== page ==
Musical messengers: Army family in South Korea creates free melodies that aim to heal

Brothers David Lee, right, a high school student at Osan Air Force Base, South Korea, and Ralph Lee, an Osan graduate, founded Music Echoes to produce free music for patients in hospitals and nursing homes. retirement during the pandemic. (Musical echoes)

Two son musicians from an army family in South Korea aim to make the world a better place by offering their violin and piano music to nursing homes and hospitals.

Brothers David Lee, 17, a senior at Osan Middle High School, and Ralph Lee, 18, a graduate of Osan, began their musical volunteering three years ago in Portland, Ore., After an elderly woman in a retirement home has asked David to perform at his funeral, he told Stars and Stripes by email on September 15.

The family moved to South Korea when their father, Army Reserve Warrant Officer James Lee, found civilian employment in the Air Force at Osan Air Base.

“We were due to come to South Korea in 2019. Then COVID-19 hit, so I couldn’t really travel to play for his funeral,” David said. “However, I really wanted to play for his funeral, so I created Music Echoes to send him the violin audio and video.”

This experience sparked a desire to give more through their music, so David and Ralph launched Music Echoes.

With David on violin and Ralph on piano, the two set out last year to record and produce original tunes. They upload their compositions to their Instagram account, Music.Echoes.

The boys’ mission is simple, they said: They want to bring free music to over 100,000 hospitals around the world, help people, make a difference and bring people together.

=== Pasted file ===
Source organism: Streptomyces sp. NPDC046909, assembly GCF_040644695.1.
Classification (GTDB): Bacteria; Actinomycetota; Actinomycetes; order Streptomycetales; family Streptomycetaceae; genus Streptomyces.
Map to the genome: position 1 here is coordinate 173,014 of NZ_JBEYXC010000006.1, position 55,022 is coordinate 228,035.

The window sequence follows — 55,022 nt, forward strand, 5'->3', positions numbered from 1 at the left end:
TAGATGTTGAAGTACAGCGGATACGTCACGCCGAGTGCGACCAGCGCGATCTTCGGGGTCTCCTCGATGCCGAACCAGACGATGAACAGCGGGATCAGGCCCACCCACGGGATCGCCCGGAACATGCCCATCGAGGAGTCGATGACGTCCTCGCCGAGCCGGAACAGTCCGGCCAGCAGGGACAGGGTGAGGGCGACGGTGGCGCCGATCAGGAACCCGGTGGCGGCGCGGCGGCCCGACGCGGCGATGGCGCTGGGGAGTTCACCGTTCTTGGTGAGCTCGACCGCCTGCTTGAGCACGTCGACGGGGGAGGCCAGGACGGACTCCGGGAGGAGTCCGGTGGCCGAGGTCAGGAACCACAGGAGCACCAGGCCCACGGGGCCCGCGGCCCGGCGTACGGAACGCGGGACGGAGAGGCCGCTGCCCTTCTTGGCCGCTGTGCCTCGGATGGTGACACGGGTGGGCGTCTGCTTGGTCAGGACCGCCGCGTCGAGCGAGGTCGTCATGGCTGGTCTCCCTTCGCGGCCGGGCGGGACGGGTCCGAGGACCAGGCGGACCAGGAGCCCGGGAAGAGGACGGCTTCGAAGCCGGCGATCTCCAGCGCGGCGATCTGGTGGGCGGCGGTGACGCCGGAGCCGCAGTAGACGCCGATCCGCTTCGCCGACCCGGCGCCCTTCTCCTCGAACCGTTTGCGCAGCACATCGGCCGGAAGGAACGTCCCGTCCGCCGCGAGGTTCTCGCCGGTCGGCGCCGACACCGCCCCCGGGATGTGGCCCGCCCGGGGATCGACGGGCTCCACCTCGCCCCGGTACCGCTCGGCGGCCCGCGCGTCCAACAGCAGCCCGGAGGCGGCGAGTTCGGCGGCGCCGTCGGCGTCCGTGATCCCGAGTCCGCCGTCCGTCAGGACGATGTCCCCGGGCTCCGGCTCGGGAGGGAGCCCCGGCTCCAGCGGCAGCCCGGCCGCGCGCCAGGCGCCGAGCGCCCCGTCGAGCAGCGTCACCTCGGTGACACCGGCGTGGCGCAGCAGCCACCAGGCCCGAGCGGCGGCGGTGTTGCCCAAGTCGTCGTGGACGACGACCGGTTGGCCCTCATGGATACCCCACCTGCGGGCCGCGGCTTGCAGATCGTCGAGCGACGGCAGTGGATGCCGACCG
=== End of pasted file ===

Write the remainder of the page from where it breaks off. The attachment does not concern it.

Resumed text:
“We want to be the global provider of free music to places in need and be a music messenger in our world,” said David.

Their parents fund their business and David contributes his allowance so they can record and produce music at home. So far, they’ve produced several songs and delivered them digitally to over 1,000 hospitals, David said.

“Through music, we want our organization to communicate with the people of this world,” David said. “I want the poor, the disabled, the elderly who are struggling in their lives and the forgotten people in our society to be healed inside through our music.”

Kristi Howell, a music teacher at Osan Middle High School, taught David Lee in Osan, she told Stars and Stripes in a recent email.

“David is a wonderful music student and I am honored to have been his music teacher,” she said. “He is one of the most talented violinists I have ever seen, and I can’t wait to see what his future holds.”

The reception of their work so far has been positive.

“David sent us his prerecorded performances, so a lot of times people here like to listen to him on repeat because they really enjoy his music,” said Malisa Ratthasing, director of life enrichment at West Hills Health & Rehabilitation in Portland. , Oregon. Stars and Stripes by phone last week.

David hopes to grow the non-profit organization and find more musicians to join his global project to bring music to hospitals, rehabilitation centers and clinics around the world.

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Jonathan snyder



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